3-Year-Old Girl Resolves Age Long Kingship Tussle In Rivers State
An age-long monarchical struggle in Mbarakom community in Akampkpa Local Government Area of Cross River State, as well as a catalogue of evils that had befallen them for over a decade came to an end following the intervention of a Three year old Mma Abumi Edet.
The community, according to its monarch, Sylvester Etim Eta-Agbor, had after the demise of its king, Effiong Nyong, in 1997 been entangled in controversies which led to the coronation of his successor (name withheld) who was dethroned after Mma-Abumi allegedly revealed that he was not the right person for the throne.
He revealed that Mma’s intervention however changed everything and things suddenly turned normal.
“In our tradition, the killing of the python, especially after crowning a new king, indicates that the true king has emerged. For some time now, living things like snail, periwinkle, which were common sights in the community had vanished because of the evil things that were going on but after Mma Abumi resolved the traditional stool tussle in the community, things have become normal,” the monarch explained.
To reward Abumi Edet, the community has pledged to sponsor her education to tertiary level as a sign of appreciation.
The monarch said the community would forever be grateful to Mma-Abumi, adding that it would take full responsibility for her education to any level and in any institution of her choice.
Explaining to Saturday Punch how the“mysterious’’child suddenly turned things around, her father, Mr. Ekpe Edet, said as reported b Punch:
He said his daughter had on January 13, 2014 told him that the problems confronting the community were as a result of a wrong choice of monarch.
“It was difficult for me to believe her because I ran away from that village many years ago and she didn’t even know the village,’’ he told our correspondent.
He said his daughter told him that she knew the solution to the myriad of problems that had bedevilled the community. “ I was initially confused because she had never visited the village and I had never mentioned the name of the community to her before,’’ Edet explained.
Narrating how he succumbed to his daughter’s pressure, Edet, who is a carpenter in Oban, a distant community within the same Akamkpa LGA, said he had to break his vow of not visiting Mbarakom after a series of instructions from his daughter on the need to intervene in the community kingship tussle.
“She had warned that the community was having problems because of the wrong choice of monarch and ordered that a new monarch be crowned,” he said.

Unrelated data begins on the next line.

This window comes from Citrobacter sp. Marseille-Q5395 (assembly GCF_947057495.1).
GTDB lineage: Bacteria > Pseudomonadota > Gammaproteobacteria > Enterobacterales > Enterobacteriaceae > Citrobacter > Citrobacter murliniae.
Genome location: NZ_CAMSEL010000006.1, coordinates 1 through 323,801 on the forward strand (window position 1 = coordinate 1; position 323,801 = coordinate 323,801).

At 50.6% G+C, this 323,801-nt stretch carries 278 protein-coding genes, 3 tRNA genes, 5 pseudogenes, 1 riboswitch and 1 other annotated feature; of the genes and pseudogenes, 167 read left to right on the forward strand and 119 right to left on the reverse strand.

He further said, “I had a vision before and after Mma-Abumi was born in 2010 to go home and make peace with my people but I ignored it. Years later I didn’t obey the instruction that came in form of a vision until she was three years old and I became seriously tormented spiritually.
“On January 13, while our family fasting was ongoing, we were returning home from the church when my daughter suddenly insisted that we shouldn’t go back to the house but should rather proceed to Mbarakom, otherwise she would die. She immediately fell on the main road and did not allow anyone to touch her that was why we went to Mbarakom.
“To cut a long story short, after so many prayers and revelations in Mbarakom, she instructed that a royal cloth be sown for the new monarch.”
He said that since the time he got the true identity of his daughter, he had stopped flogging her.
“She once told me, ‘Don’t you know I’m a queen, I don’t want you to be flogging me or treating me badly,’ Before then, anytime I beat her, she would run out of the house to a lonely and quite place and cried and each time she cried she cried like an adult,” he said.
Her mother, Mrs. Maria Edet, said apart from having strange experiences when she was carrying the pregnancy of Mma-Abumi, the little girl had soon after she started talking as a one-year-old child, been telling her things she (the mother) could not comprehend.
“She told us that she was a great woman in Mbarakom. She also told us that her staff and the stone she usually placed her legs on to take her bath were still in her house in Mbarakom. For some time my husband and I were disobedient to her instructions but because of what started happening we were forced to take a trip to the community and all the things she mentioned were confirmed,” she said.